Sunday, February 11, 2007

Latin American Emerging Markets…plus a little G7

Two countries remain in focus at this time as the Brazilian Real sold off for the third day in a row to end the weak at 2.1080 after president Lula’s party had demanded that the central bank make changes to its monetary and currency policies, according to a statement posted on the party's Web site yesterday. ``A new monetary and exchange rate policy by the central bank is a necessary condition for the sustained growth of the Brazilian economy,'' the statement said. The party’s statement does not necessarily reflect the president’s view. The government also feels that interest rates are not being cut fast enough.
Goldman Sach’s Mexican economist has put off his rate cut prediction by one quarter as a result of the inflation situation in Mexico at the moment. ``Given the bank's language, we believe that right now is not the appropriate time to be talking about rate cuts,'' Leme said in a phone interview from Miami. ``Basically, we're putting off our rate cut expectations by one quarter”. The central bank is predicting that inflation will fall to between 3.5-4.0% in the first half of the year. Down from 4-4.5% currently. The target for inflation from the central bank is 2-4%.
As many readers already know I am short dollars against both of these currencies and looking for interest rate cuts (or at least unchanged in the case of Mexico) in both countries. Based on the current economic numbers I think I am on track although the talk coming out of Brazil on the Real is a bit concerning. I will closely monitor this position but bottom line to me is if interest rates continue to come off the market will need to buy Real’s to purchase fixed income products.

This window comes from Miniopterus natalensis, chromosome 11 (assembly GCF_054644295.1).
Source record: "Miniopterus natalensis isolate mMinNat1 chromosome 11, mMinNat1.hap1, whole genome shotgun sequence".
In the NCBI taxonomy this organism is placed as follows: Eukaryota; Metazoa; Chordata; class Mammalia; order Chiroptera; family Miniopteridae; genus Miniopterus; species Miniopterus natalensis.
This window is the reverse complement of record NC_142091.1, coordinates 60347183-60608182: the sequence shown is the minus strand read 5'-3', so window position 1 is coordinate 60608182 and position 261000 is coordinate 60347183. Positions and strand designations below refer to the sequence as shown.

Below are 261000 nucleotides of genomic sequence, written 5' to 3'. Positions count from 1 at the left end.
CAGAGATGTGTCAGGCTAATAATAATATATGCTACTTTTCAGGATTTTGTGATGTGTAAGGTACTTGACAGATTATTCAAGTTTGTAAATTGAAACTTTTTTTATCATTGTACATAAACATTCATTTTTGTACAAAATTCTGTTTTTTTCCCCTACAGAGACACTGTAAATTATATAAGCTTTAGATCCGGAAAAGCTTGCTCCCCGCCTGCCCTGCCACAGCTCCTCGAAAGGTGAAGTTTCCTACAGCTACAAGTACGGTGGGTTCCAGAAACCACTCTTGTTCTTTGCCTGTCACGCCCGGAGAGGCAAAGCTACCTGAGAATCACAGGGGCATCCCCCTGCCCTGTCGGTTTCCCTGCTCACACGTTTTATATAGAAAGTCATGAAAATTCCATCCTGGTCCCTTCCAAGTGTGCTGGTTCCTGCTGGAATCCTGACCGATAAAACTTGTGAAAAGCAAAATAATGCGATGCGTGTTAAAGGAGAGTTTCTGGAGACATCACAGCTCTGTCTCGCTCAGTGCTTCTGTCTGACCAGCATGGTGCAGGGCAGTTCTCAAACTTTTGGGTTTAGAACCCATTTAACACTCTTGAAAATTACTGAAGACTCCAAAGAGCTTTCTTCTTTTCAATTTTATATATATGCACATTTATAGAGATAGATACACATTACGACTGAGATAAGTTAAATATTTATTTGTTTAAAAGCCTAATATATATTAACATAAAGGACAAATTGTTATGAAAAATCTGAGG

I received a lot of the information for this entry from
As for the G7 it seems that little was said about the Yen and Carry trades in general, although I bet it will be on everyone’s radar screen going forward. The Central Bankers talked a bit about leverage but again didn’t seem all that concerned. They noted that “The funds more than tripled since the Federal Reserve organized a bailout of Long Term Capital Management LP in 1998 to prevent billions of losses rippling through Wall Street”, but that the Amaranth melt down caused little disruption to the market. Seems to me that there will be no regulation of Hedge funds is in the immediate future.

These are the FX Trading Ideas for today.
Good Luck and Good Forex Trading

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